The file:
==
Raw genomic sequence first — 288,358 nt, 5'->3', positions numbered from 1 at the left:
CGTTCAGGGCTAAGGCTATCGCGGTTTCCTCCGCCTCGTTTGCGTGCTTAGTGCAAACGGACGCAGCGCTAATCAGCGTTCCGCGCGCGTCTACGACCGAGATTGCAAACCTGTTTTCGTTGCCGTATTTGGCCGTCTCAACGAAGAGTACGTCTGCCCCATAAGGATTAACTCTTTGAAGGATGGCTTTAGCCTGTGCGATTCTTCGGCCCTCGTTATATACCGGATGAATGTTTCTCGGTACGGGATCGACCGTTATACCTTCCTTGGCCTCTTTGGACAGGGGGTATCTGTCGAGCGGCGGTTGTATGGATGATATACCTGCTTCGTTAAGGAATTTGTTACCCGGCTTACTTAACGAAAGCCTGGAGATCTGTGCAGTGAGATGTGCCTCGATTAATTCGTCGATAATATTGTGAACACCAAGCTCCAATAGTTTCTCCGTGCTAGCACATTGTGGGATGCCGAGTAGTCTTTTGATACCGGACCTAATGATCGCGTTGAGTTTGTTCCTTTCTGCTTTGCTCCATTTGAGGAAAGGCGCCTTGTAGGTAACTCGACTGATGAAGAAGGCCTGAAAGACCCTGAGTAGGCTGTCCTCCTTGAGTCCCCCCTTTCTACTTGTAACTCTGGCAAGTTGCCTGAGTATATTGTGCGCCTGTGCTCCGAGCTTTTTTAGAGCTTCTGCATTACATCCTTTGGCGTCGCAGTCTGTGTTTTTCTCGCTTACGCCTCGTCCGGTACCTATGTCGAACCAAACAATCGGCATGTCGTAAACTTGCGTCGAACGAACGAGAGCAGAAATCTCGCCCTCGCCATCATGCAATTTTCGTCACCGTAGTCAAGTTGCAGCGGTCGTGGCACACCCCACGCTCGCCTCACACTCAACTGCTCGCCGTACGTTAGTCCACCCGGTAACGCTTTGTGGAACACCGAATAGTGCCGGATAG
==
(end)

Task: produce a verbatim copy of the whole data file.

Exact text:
Raw genomic sequence first — 288,358 nt, 5'->3', positions numbered from 1 at the left:
CGTTCAGGGCTAAGGCTATCGCGGTTTCCTCCGCCTCGTTTGCGTGCTTAGTGCAAACGGACGCAGCGCTAATCAGCGTTCCGCGCGCGTCTACGACCGAGATTGCAAACCTGTTTTCGTTGCCGTATTTGGCCGTCTCAACGAAGAGTACGTCTGCCCCATAAGGATTAACTCTTTGAAGGATGGCTTTAGCCTGTGCGATTCTTCGGCCCTCGTTATATACCGGATGAATGTTTCTCGGTACGGGATCGACCGTTATACCTTCCTTGGCCTCTTTGGACAGGGGGTATCTGTCGAGCGGCGGTTGTATGGATGATATACCTGCTTCGTTAAGGAATTTGTTACCCGGCTTACTTAACGAAAGCCTGGAGATCTGTGCAGTGAGATGTGCCTCGATTAATTCGTCGATAATATTGTGAACACCAAGCTCCAATAGTTTCTCCGTGCTAGCACATTGTGGGATGCCGAGTAGTCTTTTGATACCGGACCTAATGATCGCGTTGAGTTTGTTCCTTTCTGCTTTGCTCCATTTGAGGAAAGGCGCCTTGTAGGTAACTCGACTGATGAAGAAGGCCTGAAAGACCCTGAGTAGGCTGTCCTCCTTGAGTCCCCCCTTTCTACTTGTAACTCTGGCAAGTTGCCTGAGTATATTGTGCGCCTGTGCTCCGAGCTTTTTTAGAGCTTCTGCATTACATCCTTTGGCGTCGCAGTCTGTGTTTTTCTCGCTTACGCCTCGTCCGGTACCTATGTCGAACCAAACAATCGGCATGTCGTAAACTTGCGTCGAACGAACGAGAGCAGAAATCTCGCCCTCGCCATCATGCAATTTTCGTCACCGTAGTCAAGTTGCAGCGGTCGTGGCACACCCCACGCTCGCCTCACACTCAACTGCTCGCCGTACGTTAGTCCACCCGGTAACGCTTTGTGGAACACCGAATAGTGCCGGATAG